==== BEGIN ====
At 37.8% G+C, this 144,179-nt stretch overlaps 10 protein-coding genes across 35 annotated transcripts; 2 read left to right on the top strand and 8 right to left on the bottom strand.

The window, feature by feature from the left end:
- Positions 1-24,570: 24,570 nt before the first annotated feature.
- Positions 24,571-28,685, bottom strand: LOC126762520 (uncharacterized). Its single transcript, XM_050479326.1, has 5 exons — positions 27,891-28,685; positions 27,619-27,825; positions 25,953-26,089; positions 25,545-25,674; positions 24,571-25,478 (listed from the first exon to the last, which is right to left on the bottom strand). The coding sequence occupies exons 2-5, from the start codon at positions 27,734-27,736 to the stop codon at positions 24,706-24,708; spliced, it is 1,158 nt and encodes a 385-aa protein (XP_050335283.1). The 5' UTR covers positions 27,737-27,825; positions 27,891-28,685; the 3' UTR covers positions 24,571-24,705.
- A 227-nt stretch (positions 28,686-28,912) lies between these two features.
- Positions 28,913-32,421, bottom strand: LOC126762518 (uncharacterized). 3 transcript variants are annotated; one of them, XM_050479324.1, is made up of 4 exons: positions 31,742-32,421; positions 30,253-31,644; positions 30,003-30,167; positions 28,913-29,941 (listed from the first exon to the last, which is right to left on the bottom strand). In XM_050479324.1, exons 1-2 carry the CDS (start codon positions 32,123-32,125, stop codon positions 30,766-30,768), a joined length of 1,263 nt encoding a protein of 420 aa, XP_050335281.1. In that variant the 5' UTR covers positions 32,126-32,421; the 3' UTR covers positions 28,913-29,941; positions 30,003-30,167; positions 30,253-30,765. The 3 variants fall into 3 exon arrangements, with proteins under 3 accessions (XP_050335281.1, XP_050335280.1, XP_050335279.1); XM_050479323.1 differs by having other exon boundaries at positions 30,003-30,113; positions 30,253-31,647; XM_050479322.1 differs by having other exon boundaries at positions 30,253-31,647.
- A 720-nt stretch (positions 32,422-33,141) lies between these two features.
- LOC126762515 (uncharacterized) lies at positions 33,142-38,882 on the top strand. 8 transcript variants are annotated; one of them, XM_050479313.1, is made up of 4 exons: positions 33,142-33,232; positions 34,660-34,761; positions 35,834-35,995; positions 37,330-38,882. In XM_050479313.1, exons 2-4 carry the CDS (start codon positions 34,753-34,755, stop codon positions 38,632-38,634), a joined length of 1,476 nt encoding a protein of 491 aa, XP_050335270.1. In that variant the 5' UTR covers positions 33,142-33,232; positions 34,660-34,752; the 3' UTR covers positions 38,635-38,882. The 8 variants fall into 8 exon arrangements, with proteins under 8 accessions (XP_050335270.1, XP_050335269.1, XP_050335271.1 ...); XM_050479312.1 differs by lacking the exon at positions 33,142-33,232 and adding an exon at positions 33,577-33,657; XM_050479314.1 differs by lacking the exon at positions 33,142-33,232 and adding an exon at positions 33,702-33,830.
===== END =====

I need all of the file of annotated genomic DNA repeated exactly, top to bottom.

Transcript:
At 37.8% G+C, this 144,179-nt stretch overlaps 10 protein-coding genes across 35 annotated transcripts; 2 read left to right on the top strand and 8 right to left on the bottom strand.

The window, feature by feature from the left end:
- Positions 1-24,570: 24,570 nt before the first annotated feature.
- Positions 24,571-28,685, bottom strand: LOC126762520 (uncharacterized). Its single transcript, XM_050479326.1, has 5 exons — positions 27,891-28,685; positions 27,619-27,825; positions 25,953-26,089; positions 25,545-25,674; positions 24,571-25,478 (listed from the first exon to the last, which is right to left on the bottom strand). The coding sequence occupies exons 2-5, from the start codon at positions 27,734-27,736 to the stop codon at positions 24,706-24,708; spliced, it is 1,158 nt and encodes a 385-aa protein (XP_050335283.1). The 5' UTR covers positions 27,737-27,825; positions 27,891-28,685; the 3' UTR covers positions 24,571-24,705.
- A 227-nt stretch (positions 28,686-28,912) lies between these two features.
- Positions 28,913-32,421, bottom strand: LOC126762518 (uncharacterized). 3 transcript variants are annotated; one of them, XM_050479324.1, is made up of 4 exons: positions 31,742-32,421; positions 30,253-31,644; positions 30,003-30,167; positions 28,913-29,941 (listed from the first exon to the last, which is right to left on the bottom strand). In XM_050479324.1, exons 1-2 carry the CDS (start codon positions 32,123-32,125, stop codon positions 30,766-30,768), a joined length of 1,263 nt encoding a protein of 420 aa, XP_050335281.1. In that variant the 5' UTR covers positions 32,126-32,421; the 3' UTR covers positions 28,913-29,941; positions 30,003-30,167; positions 30,253-30,765. The 3 variants fall into 3 exon arrangements, with proteins under 3 accessions (XP_050335281.1, XP_050335280.1, XP_050335279.1); XM_050479323.1 differs by having other exon boundaries at positions 30,003-30,113; positions 30,253-31,647; XM_050479322.1 differs by having other exon boundaries at positions 30,253-31,647.
- A 720-nt stretch (positions 32,422-33,141) lies between these two features.
- LOC126762515 (uncharacterized) lies at positions 33,142-38,882 on the top strand. 8 transcript variants are annotated; one of them, XM_050479313.1, is made up of 4 exons: positions 33,142-33,232; positions 34,660-34,761; positions 35,834-35,995; positions 37,330-38,882. In XM_050479313.1, exons 2-4 carry the CDS (start codon positions 34,753-34,755, stop codon positions 38,632-38,634), a joined length of 1,476 nt encoding a protein of 491 aa, XP_050335270.1. In that variant the 5' UTR covers positions 33,142-33,232; positions 34,660-34,752; the 3' UTR covers positions 38,635-38,882. The 8 variants fall into 8 exon arrangements, with proteins under 8 accessions (XP_050335270.1, XP_050335269.1, XP_050335271.1 ...); XM_050479312.1 differs by lacking the exon at positions 33,142-33,232 and adding an exon at positions 33,577-33,657; XM_050479314.1 differs by lacking the exon at positions 33,142-33,232 and adding an exon at positions 33,702-33,830.